Nonlocal models in computational Science and Engineering: treatment of interfaces in heterogeneous materials and media, image processing, and model learning.
01/10/2020
In this second talk I will address in details some of the challenges and applications mentioned in the first talk. Specifically, I will describe two techniques to tackle the unresolved treatment of nonlocal interfaces in the simulation of heterogeneous material and media. The first technique is based on the minimization of an energy principle and yields a wellposed and physically consistent nonlocal interface problem; the second is based on a new fractional model for anomalous diffusion with increased variability.
Then, I will describe a technique for optimal image denoising using nonlocal operators as filters. The optimal imaging problem is formulated as a bilevel optimization problem where the control variables are the denoising parameters. Several numerical results on benchmark images illustrate the applicability and improved accuracy of our approach.
If time allows, I will also present two recently developed machinelearning techniques for nonlocal model identification. These techniques are physicsinformed, datadriven, tools that allow us to reconstruct model parameters from sparse observations. I will also show one and twodimensional numerical tests that illustrate robustness and accuracy of our approaches

New Large Constellations of Low Earth Orbit Satellites  Astronomy and Space Debris Challenges
23/09/2020
Over the next decade plans have been advanced for 100,000 new satellites in Low Earth Orbit (LEO, altitude less than 2000 km). This will increase the total number of objects in this orbital regime by at least a factor of 5, including active satellites and debris larger than 10 cm. I'll review why these constellations of satellites are planned, why so many are needed, and what the basic design parameters of a satellite constellation are. The first of these constellations have been launched: SpaceX Starlink satellites and OneWeb satellites. For the appearance of the night sky to the unaided eye and ground and space based optical astronomy, the night sky will never be the same. These new satellites could be brighter than most of the objects in orbit today, producing contamination by satellite streaks in astronomical images. The growing spatial density of objects in LEO leads to an increased risk of collision between objects in LEO and the increase in the space debris population.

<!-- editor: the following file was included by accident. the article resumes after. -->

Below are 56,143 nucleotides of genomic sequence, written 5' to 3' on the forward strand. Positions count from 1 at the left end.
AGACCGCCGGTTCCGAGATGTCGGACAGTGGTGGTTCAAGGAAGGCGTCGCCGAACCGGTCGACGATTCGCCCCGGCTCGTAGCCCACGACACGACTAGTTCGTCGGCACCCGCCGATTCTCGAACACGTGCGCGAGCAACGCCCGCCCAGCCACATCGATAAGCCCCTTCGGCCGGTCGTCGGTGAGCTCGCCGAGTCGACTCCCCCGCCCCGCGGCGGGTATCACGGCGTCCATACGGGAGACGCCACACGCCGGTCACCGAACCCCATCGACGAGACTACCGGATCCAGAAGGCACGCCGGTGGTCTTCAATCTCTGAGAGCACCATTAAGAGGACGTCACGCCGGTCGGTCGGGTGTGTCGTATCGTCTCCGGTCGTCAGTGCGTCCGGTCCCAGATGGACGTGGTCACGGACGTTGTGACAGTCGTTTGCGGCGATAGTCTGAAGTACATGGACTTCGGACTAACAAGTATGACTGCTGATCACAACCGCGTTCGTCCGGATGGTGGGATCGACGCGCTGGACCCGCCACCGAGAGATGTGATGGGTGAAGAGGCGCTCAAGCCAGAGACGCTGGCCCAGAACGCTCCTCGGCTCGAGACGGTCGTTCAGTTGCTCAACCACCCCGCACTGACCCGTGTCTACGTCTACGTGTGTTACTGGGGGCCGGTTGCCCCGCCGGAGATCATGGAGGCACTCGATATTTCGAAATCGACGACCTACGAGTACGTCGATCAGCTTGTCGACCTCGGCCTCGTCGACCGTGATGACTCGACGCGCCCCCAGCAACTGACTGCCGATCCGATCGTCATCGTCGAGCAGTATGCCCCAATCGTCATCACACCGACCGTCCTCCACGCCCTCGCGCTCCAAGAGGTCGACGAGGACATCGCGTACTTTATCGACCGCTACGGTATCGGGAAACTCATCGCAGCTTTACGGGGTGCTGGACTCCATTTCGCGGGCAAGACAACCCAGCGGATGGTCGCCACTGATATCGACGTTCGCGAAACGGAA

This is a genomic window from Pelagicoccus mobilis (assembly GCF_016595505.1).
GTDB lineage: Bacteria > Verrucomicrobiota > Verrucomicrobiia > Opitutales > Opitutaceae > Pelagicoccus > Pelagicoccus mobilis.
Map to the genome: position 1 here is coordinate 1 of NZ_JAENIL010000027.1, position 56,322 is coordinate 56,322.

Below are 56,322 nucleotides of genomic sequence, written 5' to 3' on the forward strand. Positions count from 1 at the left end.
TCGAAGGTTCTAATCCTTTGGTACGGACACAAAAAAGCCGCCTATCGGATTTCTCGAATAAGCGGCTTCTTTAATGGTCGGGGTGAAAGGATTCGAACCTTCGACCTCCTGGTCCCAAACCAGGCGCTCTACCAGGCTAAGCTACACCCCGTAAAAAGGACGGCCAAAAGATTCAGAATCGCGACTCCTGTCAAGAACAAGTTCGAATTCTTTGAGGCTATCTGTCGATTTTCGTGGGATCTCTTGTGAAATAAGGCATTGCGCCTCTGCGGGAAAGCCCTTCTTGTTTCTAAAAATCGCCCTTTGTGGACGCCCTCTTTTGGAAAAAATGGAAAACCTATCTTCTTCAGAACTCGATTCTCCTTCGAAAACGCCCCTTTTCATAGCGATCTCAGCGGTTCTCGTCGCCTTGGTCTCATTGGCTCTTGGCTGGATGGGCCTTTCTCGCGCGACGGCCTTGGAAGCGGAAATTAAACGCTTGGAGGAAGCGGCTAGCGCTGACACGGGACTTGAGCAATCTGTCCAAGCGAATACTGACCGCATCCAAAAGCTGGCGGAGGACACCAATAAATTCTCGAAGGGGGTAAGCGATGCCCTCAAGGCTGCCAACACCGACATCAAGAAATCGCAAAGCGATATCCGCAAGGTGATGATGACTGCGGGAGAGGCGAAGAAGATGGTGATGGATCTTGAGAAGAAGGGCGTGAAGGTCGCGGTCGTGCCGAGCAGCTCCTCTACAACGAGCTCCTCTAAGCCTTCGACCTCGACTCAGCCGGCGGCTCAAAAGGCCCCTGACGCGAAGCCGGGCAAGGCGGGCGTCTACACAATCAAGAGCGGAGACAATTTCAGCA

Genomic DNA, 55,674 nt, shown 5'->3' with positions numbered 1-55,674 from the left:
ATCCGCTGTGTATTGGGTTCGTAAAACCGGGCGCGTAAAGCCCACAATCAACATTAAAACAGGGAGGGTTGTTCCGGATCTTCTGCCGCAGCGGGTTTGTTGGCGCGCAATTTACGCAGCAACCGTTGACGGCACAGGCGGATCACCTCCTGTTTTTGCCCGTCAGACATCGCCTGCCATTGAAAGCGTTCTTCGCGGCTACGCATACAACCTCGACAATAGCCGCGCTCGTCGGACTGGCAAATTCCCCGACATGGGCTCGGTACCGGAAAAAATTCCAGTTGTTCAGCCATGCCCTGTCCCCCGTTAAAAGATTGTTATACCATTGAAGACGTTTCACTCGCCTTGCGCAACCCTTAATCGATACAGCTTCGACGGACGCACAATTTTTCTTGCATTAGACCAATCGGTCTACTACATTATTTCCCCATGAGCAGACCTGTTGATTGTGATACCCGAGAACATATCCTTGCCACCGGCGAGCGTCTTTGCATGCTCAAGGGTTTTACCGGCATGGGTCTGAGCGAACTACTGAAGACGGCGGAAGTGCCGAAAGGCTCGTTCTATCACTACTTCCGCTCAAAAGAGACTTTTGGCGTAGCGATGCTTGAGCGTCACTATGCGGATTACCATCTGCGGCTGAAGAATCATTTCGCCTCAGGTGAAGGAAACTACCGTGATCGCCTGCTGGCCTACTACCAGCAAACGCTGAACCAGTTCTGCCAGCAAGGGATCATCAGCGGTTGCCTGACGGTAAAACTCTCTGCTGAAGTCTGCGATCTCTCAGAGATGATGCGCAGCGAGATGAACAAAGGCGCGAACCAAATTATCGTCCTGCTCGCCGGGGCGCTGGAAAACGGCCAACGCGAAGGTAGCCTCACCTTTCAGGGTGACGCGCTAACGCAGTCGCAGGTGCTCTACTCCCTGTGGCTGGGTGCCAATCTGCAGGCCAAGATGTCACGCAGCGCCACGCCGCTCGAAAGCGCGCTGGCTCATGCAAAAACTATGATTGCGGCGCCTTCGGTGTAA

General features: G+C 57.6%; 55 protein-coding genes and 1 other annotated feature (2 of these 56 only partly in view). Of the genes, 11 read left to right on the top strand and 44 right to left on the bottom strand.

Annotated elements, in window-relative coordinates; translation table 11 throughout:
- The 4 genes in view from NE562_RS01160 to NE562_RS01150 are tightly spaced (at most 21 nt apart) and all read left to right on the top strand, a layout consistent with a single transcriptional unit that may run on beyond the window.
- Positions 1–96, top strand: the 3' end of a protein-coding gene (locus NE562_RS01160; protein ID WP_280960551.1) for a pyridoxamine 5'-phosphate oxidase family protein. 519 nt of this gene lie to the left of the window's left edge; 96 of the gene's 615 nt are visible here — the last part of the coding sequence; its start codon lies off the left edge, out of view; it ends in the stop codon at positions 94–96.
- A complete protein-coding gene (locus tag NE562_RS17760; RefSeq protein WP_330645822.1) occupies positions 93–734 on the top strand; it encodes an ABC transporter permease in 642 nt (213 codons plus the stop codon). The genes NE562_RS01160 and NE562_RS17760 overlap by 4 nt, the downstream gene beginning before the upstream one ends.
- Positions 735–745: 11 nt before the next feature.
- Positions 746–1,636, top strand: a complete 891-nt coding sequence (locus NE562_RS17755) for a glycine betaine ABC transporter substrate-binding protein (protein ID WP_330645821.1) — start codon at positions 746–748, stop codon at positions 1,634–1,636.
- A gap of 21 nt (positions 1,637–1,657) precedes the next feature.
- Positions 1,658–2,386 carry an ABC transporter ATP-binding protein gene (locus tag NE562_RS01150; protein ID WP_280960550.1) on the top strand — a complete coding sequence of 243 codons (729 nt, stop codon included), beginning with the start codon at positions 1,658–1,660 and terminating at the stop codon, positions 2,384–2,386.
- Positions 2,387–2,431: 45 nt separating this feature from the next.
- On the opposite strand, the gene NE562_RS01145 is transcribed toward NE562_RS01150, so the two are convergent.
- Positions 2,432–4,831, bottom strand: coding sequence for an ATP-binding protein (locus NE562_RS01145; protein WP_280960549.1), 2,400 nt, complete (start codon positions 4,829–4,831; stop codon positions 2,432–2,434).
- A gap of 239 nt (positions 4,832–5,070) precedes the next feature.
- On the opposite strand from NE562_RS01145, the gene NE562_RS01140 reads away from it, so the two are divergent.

Nonlocal models in computational science and engineering: theory and challenges
21/09/2020
Nonlocal models such as peridynamics and fractional equations can capture effects that classical partial differential equations fail to capture. These effects include multiscale behavior, discontinuities in the solutions such as cracks, and anomalous behavior such as super and subdiffusion. For this reason, they provide an improved predictive capability for a large class of engineering and scientific applications including fracture mechanics, subsurface flow, turbulence, and image processing, to mention a few.
However, the improved accuracy of nonlocal formulations comes at the price of modeling and computational challenges that may hinder the usability of these models. Challenges include the nontrivial prescription of nonlocal boundary conditions, the unresolved treatment of nonlocal interfaces, the identification of model parameters, often sparse and subject to noise, and the incredibly high computational cost.
In this talk I will first introduce nonlocal models and describe a recently developed nonlocal calculus for their analysis. Then, I will discuss simulation challenges and describe in detail how we are addressing some of them at Sandia National Labs.

Multifidelity Strategies in Uncertainty Quantification: an overview on some recent trends in sampling based approaches
18/09/2020
In the last decades, the advancements in the areas of computer hardware/architectures and scientific computing algorithms enabled engineers and scientists to more rapidly study and design complex systems by heavily relaying on numerical simulations. The increased need for predictive numerical simulations exacerbated the requirement for an accurate quantification of the errors of the numerical simulations beyond the more classical algorithmic verification activities. As a consequence, Uncertainty Quantification (UQ) has been introduced as a task that allows for a formal characterization and propagation of the physical and numerical uncertainty through computational codes in order to obtain statistics of the system's response. Despite the recent efforts and successes in advancing the UQ algorithms’ efficiency, the simultaneous combination of a large number of uncertainty parameters (which often correlates to the complexity of the numerical/physical assumptions) and the lack of regularity of the system's response still represents a formidable challenge for UQ. One of the possible ways of circumventing these difficulties is to rely on samplingbased approaches which are generally robust, easy to implement and they possess a rate of convergence which is independent from the number of parameters. However, for many years the extreme computational cost of these methods prevented their widespread use for UQ in the context of highfidelity simulations. More recently several multilevel/multifidelity Monte Carlo strategies have been proposed to decrease the Monte Carlo cost without penalizing its accuracy. Several different versions of multifidelity methods exist, but they all share the main idea: whenever a set/cloud/sequence of system realizations with varying accuracy can be obtained, it is often more efficient to fuse data coming from all of them instead of relying to the higherfidelity model only. In this talk we summarize our recent efforts in investigating novel ways of increasing the efficiency of these multifidelity approaches. We will provide several theoretical and numerical results and we will discuss a collection of numerical examples ranging from simple analytical/verification test cases to more complex and realistic engineering systems.